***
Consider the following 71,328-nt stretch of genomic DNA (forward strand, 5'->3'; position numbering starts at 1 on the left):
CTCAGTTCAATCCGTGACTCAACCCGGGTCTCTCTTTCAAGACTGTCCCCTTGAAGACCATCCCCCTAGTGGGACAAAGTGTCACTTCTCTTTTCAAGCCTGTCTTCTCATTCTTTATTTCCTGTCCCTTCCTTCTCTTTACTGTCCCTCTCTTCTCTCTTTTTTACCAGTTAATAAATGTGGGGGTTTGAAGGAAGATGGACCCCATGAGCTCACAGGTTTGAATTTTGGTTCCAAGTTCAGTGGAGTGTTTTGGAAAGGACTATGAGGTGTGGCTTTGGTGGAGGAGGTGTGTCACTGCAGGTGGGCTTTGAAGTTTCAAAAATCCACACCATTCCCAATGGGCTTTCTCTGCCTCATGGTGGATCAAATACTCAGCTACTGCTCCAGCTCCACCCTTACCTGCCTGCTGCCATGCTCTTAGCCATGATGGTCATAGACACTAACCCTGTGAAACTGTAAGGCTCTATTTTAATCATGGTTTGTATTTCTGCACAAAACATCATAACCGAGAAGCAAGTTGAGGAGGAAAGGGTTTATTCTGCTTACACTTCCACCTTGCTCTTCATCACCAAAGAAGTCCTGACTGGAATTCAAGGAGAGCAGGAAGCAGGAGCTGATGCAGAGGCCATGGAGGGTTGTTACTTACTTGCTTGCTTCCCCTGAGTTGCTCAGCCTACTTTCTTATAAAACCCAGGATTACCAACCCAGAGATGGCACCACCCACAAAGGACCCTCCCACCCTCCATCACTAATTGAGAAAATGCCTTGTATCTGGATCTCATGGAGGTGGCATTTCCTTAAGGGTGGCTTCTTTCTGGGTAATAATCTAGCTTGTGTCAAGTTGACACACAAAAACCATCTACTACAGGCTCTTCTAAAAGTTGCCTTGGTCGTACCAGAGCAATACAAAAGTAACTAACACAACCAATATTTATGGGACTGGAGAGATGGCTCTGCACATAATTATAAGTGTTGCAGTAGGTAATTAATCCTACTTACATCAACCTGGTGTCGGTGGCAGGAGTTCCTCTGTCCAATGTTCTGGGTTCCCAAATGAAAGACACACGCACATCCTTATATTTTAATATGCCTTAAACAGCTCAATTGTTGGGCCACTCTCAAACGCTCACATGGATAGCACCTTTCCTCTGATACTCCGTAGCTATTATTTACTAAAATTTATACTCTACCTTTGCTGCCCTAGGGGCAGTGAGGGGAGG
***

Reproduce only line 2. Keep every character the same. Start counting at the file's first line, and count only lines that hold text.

CTCAGTTCAATCCGTGACTCAACCCGGGTCTCTCTTTCAAGACTGTCCCCTTGAAGACCATCCCCCTAGTGGGACAAAGTGTCACTTCTCTTTTCAAGCCTGTCTTCTCATTCTTTATTTCCTGTCCCTTCCTTCTCTTTACTGTCCCTCTCTTCTCTCTTTTTTACCAGTTAATAAATGTGGGGGTTTGAAGGAAGATGGACCCCATGAGCTCACAGGTTTGAATTTTGGTTCCAAGTTCAGTGGAGTGTTTTGGAAAGGACTATGAGGTGTGGCTTTGGTGGAGGAGGTGTGTCACTGCAGGTGGGCTTTGAAGTTTCAAAAATCCACACCATTCCCAATGGGCTTTCTCTGCCTCATGGTGGATCAAATACTCAGCTACTGCTCCAGCTCCACCCTTACCTGCCTGCTGCCATGCTCTTAGCCATGATGGTCATAGACACTAACCCTGTGAAACTGTAAGGCTCTATTTTAATCATGGTTTGTATTTCTGCACAAAACATCATAACCGAGAAGCAAGTTGAGGAGGAAAGGGTTTATTCTGCTTACACTTCCACCTTGCTCTTCATCACCAAAGAAGTCCTGACTGGAATTCAAGGAGAGCAGGAAGCAGGAGCTGATGCAGAGGCCATGGAGGGTTGTTACTTACTTGCTTGCTTCCCCTGAGTTGCTCAGCCTACTTTCTTATAAAACCCAGGATTACCAACCCAGAGATGGCACCACCCACAAAGGACCCTCCCACCCTCCATCACTAATTGAGAAAATGCCTTGTATCTGGATCTCATGGAGGTGGCATTTCCTTAAGGGTGGCTTCTTTCTGGGTAATAATCTAGCTTGTGTCAAGTTGACACACAAAAACCATCTACTACAGGCTCTTCTAAAAGTTGCCTTGGTCGTACCAGAGCAATACAAAAGTAACTAACACAACCAATATTTATGGGACTGGAGAGATGGCTCTGCACATAATTATAAGTGTTGCAGTAGGTAATTAATCCTACTTACATCAACCTGGTGTCGGTGGCAGGAGTTCCTCTGTCCAATGTTCTGGGTTCCCAAATGAAAGACACACGCACATCCTTATATTTTAATATGCCTTAAACAGCTCAATTGTTGGGCCACTCTCAAACGCTCACATGGATAGCACCTTTCCTCTGATACTCCGTAGCTATTATTTACTAAAATTTATACTCTACCTTTGCTGCCCTAGGGGCAGTGAGGGGAGG